It’s going to hurt here, it’s going to be worse elsewhere

Ça va mal ici, ça va être pire ailleurs

We are obsessed by our own fate, and rightly so. No Quebec in his lifetime has not experienced a pandemic as terrifying and deadly. Except that we — as the Italians, the Spanish, the French and Americans — have the means to get ourselves out of the not-too-amochés. It is not going to be as easy for the other two-thirds of humanity.

The coronavirus has taken until now, countries equipped to deal with them. From China to us, via South Korea, Japan, and Europe, we have all been shaken by the virulence of the Covid-19, but we had the financial resources, public institutions and medical facilities to respond. In spite of everything, we all know, the constraints are stringent and the balance sheets, heavy.

This week, in the journal Foreign Affairs, an expert in international crisis and a researcher in infectious diseases have joined their voices to prevent that when the coronavirus will turn to the populations of developing countries, the hit will be devastating. Sadly, these countries have perfect conditions to amplify the impact of the virus.

The infrastructure of basic health, a little everywhere, are inadequate. Most of the time, access to running water is a privilege and soap, a luxury. The cohabitation family makes it almost impossible, in most of these countries, social distancing, and elsewhere, found in large cities where the population density is extremely high.


In this reality, it is necessary to add that of a world of work where commonly the money earned in a day to ensure the survival… to this day. If hardly conceivable that could be the idea of government assistance, the one to close down the business or prevent the trade in order to curb the spread of the virus becomes unimaginable.

In other words, identify the collaborators of Foreign Affairs, these countries, which are least able to impose the respect of a physical distance, are also equipped with systems of health among the less efficient and economies among the most precarious. Their leaders are faced with a tragic dilemma : either end up with mass unemployment and an explosion of poverty, either to observe an uncontrolled spread and deadly of the COVID-19.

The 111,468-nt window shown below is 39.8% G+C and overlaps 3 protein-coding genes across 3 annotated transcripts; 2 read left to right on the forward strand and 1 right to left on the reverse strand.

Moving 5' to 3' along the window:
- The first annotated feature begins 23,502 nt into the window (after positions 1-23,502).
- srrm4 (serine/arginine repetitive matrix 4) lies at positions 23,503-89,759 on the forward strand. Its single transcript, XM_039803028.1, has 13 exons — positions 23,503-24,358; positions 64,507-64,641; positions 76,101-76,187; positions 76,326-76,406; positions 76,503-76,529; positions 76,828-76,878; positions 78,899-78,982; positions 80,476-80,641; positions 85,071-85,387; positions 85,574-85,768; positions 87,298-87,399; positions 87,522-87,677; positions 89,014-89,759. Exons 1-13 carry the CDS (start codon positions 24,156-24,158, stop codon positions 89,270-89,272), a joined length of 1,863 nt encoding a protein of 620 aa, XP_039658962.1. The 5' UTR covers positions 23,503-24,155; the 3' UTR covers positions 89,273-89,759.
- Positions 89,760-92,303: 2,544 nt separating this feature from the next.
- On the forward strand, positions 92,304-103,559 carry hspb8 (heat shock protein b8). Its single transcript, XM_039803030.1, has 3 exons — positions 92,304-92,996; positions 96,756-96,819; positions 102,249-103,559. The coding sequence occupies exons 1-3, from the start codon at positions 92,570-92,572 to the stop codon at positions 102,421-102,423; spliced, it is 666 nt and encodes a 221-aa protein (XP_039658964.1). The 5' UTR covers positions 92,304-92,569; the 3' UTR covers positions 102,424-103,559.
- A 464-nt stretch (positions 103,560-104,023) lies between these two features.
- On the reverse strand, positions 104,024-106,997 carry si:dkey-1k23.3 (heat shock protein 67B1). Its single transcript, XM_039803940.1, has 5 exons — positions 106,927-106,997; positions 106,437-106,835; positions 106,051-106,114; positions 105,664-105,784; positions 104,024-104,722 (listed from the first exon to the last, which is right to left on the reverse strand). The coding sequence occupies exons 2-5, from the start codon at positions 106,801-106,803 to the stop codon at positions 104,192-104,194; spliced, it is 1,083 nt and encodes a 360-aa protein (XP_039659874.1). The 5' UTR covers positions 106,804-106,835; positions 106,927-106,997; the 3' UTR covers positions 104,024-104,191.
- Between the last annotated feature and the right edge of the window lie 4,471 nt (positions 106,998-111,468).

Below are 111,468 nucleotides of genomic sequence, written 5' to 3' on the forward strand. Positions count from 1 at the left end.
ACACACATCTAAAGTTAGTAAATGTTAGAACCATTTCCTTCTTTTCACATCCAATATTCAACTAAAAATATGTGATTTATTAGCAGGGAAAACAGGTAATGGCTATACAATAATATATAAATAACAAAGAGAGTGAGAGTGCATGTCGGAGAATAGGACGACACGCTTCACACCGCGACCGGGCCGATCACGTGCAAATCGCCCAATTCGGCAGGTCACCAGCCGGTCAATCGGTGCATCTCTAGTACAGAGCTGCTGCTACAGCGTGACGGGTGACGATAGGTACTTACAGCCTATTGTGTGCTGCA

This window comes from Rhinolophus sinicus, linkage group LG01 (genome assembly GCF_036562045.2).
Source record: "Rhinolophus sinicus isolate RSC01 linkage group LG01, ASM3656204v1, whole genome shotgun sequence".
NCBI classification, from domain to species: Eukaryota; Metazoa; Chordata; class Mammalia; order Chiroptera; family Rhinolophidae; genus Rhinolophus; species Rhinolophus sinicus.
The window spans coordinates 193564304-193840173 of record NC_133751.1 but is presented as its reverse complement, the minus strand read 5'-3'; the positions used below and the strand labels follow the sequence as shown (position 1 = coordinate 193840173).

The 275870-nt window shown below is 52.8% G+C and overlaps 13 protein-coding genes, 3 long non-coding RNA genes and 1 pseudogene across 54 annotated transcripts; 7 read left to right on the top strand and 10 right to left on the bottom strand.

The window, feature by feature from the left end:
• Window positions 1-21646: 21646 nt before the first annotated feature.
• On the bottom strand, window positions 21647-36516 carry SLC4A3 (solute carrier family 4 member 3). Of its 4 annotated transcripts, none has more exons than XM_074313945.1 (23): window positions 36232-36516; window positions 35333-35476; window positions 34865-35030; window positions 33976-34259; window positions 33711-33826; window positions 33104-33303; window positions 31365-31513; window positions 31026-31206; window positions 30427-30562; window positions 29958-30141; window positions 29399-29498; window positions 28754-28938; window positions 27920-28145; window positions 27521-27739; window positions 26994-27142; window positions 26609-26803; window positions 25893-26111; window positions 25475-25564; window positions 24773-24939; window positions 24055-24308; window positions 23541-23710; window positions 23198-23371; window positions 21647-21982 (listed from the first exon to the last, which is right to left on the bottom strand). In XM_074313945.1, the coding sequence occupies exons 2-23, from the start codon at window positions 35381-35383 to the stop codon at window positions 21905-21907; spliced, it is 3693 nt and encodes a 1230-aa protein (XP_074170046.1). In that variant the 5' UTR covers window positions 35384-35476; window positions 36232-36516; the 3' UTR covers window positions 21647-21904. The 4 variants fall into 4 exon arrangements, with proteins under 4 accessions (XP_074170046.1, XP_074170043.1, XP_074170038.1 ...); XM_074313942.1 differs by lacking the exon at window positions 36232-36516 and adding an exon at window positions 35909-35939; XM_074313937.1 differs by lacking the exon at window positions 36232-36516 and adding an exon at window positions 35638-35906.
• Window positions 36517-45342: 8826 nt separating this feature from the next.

Here and there, moreover, the leaders of some countries have not helped the cause of their fellow citizens. The brazilian president, Jair Bolsonaro, continues, for example, to minimize the risks posed by the Covid-19. No wonder, therefore, that in Brazil the curve of the case to be rather a straight line towards the sky. Bolsonaro and the president of mexico, Andres Manuel Lopez Obrador, turning more to mitigate the effect of the virus on the economy of their own country than to insist on the need to adopt safe behaviour, have made the choice to put the lives of Brazilians and Mexicans in danger.

The other consequence, in addition to loss of life, this pandemic on developing countries is the awareness by rich countries of their dependence on the manufacturing production foreign. It is a matter of the nervousness caused by the lack of surgical masks, gloves and clothing, medical to already conclude that the industrialized countries will have as well.

Globalization — with all its shortcomings and inequalities that it has generated — has ripped out of their misery of hundreds of millions of people in developing countries. The turn that this virus, alone, is in the process of imposing rich economies may well make sure that we leave once again, these former paupers, to themselves.

Covid-19 : be prepared for the worst


  • Japan : 13
  • Germany : 8
  • France : 6
  • Italy : 3
  • Canada : 2,5
  • Chile : 2
  • Colombia : 1,7
  • Mexico : 1,4
  • Indonesia : 1
  • India : 0,5

(Source : OECD, 2018)


  • United States : 10 586 $
  • Germany : 5986 $
  • Canada : 4974 $
  • Japan : 4766 $
  • Italy : 3428 $
  • Brazil : 1282 $
  • Mexico : 1138 $
  • Colombia : 960 $
  • Indonesia : 301 $
  • India : 209 $

(Source : OECD, 2018)

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